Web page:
FIG. 11 is a sectional view showing use of a preformed seal as a part of the expansion joint system of the present invention.
Referring to the drawings in detail, FIGS. 1 through 5 illustrate the installation sequence of an expansion joint system 10 of the present invention in a remedial application. The expansion joint system 10 is shown in repair of a failed or damaged strip seal joint 11 on a roadway.
It will be understood that the use of the expansion joint system of the present invention may be used for roadways, bridges, parking structures and the like. In each instance, adjacent slabs are provided with an expansion gap therebetween. A discussion of the use of the expansion joint system in one application will, therefore, be applicable to other uses.
As seen in FIG. 1, a pair of adjacent concrete roadway slabs 12 and 14 is shown in sectional view prior to introduction of the present invention. An expansion gap 13 is provided between the adjacent roadway slabs 12 and 14 to allow for thermal expansion and dynamic movement. Recesses 16 and 18, respectively, are provided in adjacent roadway slabs 12 and 14. The bases 24 and 26 of the recesses 16 and 18, respectively, are parallel to the surfaces 20 and 22 of adjacent roadway slabs 12 and 14, respectively. Sidewalls 27 and 28 of the recesses 16 and 18, respectively, are parallel to the expansion gap 13. An elastomeric strip 30 extends across and seals the expansion gap 13. The elastomeric strip 30 is held in place in recess 16 by a lower steel plate 32 and an upper steel plate 34. The upper steel plate 34 is held in place by a bolt 36.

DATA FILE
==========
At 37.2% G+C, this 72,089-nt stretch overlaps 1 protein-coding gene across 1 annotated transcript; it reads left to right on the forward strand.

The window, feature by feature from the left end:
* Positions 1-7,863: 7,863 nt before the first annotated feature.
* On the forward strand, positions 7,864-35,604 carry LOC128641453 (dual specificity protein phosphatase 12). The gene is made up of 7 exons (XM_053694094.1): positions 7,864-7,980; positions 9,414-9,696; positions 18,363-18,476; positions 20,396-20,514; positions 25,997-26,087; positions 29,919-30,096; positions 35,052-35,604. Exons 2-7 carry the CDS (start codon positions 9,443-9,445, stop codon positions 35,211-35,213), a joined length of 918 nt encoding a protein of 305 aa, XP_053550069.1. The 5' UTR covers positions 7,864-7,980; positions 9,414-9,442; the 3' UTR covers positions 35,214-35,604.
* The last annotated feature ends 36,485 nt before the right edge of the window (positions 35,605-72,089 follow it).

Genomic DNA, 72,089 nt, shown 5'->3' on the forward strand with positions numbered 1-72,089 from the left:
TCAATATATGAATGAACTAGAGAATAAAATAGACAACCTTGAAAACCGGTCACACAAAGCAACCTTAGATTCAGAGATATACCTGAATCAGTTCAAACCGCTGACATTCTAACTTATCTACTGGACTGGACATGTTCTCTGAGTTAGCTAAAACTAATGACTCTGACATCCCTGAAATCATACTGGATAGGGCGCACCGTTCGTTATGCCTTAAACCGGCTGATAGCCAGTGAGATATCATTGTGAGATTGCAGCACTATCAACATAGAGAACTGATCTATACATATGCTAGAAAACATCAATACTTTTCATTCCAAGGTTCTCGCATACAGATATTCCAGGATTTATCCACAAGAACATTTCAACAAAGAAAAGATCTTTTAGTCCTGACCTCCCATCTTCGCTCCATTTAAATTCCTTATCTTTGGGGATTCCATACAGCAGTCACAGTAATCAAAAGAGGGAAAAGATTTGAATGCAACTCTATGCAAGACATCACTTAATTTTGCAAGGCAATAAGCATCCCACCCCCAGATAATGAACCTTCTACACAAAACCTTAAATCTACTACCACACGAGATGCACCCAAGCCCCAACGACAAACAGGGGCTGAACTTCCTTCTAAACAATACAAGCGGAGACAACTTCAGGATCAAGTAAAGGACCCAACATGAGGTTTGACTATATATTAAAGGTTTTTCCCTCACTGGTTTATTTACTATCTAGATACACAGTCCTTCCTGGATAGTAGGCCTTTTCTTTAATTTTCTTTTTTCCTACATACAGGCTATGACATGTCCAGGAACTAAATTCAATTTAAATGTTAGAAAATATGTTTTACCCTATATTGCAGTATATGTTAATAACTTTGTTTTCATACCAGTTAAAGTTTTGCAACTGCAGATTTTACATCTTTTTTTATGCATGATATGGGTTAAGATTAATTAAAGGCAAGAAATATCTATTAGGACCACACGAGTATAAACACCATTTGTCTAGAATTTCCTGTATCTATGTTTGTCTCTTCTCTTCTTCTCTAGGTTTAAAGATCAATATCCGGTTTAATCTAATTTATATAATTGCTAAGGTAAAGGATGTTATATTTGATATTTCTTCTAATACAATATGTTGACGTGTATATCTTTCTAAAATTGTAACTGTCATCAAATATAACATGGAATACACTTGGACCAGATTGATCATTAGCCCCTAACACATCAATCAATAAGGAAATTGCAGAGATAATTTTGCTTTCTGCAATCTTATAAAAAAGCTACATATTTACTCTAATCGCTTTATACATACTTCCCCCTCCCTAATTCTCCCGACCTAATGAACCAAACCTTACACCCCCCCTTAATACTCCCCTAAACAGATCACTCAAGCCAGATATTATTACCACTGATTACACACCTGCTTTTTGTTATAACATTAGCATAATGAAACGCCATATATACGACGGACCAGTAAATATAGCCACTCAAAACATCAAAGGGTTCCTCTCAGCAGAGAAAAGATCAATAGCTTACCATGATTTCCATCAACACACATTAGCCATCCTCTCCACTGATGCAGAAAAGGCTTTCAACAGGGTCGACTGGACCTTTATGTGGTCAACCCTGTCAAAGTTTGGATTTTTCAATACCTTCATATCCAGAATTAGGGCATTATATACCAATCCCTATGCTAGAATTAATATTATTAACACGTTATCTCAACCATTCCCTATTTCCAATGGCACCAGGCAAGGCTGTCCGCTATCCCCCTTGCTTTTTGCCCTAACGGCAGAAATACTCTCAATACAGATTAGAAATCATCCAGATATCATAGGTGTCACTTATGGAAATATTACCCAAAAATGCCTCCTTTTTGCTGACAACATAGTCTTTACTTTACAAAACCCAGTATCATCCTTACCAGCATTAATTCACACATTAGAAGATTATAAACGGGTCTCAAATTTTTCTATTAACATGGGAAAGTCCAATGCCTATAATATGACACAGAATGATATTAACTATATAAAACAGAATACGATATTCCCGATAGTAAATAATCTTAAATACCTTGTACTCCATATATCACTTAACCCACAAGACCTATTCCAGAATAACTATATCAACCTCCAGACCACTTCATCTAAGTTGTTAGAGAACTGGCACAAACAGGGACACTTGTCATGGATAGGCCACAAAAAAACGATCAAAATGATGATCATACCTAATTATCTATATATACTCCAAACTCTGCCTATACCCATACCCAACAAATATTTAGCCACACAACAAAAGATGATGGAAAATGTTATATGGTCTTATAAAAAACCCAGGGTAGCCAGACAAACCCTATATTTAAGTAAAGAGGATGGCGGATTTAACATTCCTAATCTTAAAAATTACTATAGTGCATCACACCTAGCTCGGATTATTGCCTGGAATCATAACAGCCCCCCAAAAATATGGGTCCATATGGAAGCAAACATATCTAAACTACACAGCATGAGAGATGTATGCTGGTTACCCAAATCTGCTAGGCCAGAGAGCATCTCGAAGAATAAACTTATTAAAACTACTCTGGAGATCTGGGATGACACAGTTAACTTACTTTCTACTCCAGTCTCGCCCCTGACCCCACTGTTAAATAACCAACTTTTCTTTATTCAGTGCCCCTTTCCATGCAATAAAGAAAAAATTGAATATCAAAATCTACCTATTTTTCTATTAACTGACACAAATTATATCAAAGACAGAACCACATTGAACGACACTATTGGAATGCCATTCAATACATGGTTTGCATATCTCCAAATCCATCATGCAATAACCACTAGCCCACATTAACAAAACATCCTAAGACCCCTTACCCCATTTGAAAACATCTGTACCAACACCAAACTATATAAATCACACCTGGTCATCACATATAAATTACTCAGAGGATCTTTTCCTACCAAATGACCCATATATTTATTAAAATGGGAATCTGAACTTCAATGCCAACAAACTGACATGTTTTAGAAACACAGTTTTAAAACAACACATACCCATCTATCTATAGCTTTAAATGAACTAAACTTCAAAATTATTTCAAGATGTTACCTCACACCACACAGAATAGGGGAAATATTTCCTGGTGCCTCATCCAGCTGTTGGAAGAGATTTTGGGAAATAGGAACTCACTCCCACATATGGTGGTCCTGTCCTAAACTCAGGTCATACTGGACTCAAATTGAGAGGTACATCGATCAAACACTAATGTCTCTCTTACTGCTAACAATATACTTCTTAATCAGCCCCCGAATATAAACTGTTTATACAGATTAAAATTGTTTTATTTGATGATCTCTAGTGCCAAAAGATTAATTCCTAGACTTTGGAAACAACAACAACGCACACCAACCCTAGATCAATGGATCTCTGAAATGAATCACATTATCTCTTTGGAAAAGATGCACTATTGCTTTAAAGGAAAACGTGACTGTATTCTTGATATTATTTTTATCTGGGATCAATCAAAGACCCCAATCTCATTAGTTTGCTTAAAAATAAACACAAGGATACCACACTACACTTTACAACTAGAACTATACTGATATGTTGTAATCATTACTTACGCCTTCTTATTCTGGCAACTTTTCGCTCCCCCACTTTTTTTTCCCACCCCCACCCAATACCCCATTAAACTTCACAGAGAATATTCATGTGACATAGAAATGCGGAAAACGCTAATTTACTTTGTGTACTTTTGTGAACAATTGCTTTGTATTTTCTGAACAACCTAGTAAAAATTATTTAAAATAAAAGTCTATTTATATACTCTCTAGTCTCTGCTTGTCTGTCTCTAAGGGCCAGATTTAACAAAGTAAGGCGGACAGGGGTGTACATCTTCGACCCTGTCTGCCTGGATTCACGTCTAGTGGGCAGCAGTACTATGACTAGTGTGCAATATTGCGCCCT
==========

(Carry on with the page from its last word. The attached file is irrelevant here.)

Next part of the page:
The elastomeric strip 30 is secured to roadway slab 14 by a lower steel plate 38, an upper steel plate, which has broken off and is not shown, and a bolt 40, a part of which is broken off.
In the condition illustrated in FIG. 1, the elastomeric strip 30 will eventually fall off and the expansion gap 13 will no longer be sealed. An additional problem encountered with the strip seal joint 11 is that it is recessed significantly from the surfaces 20 and 22 of the adjacent roadway slabs 12 and 14, respectively, resulting in a rough ride and an increase in stress on the strip seal joint 11.
FIG. 2 illustrates the initial installation steps of the expansion joint system 10 of the present invention. The remaining top plate 34 is removed as well as the elastomeric strip 30 itself. If the lower plates 32 and 38 are sound and secure, they may be left in place. For the remainder of the description of this embodiment, it is assumed that the lower plates 32 and 38 are left in place.
The sidewalls 27 and 28 and the upper surfaces 33 and 39 of the lower steel plates 32 and 38, respectively, must be clean, dry, rust-proof and sound. The top surfaces 33 and 39 of the lower metal plates 32 and 38 are cleaned or sandblasted to a white metal to remove all rust and corrosion. Those parts of the sidewalls 27 and 28 which are located above the lower metal plates 32 and 38 are likewise cleaned or sandblasted.
A temporary form 42 is installed in the expansion gap 13 flush with the surfaces 20 and 22 of the adjacent roadway slabs 12 and 14. Styrofoam or other material is used for this purpose. The temporary form 42 may also be covered with a layer of tape bond-breaker to facilitate removal of the form.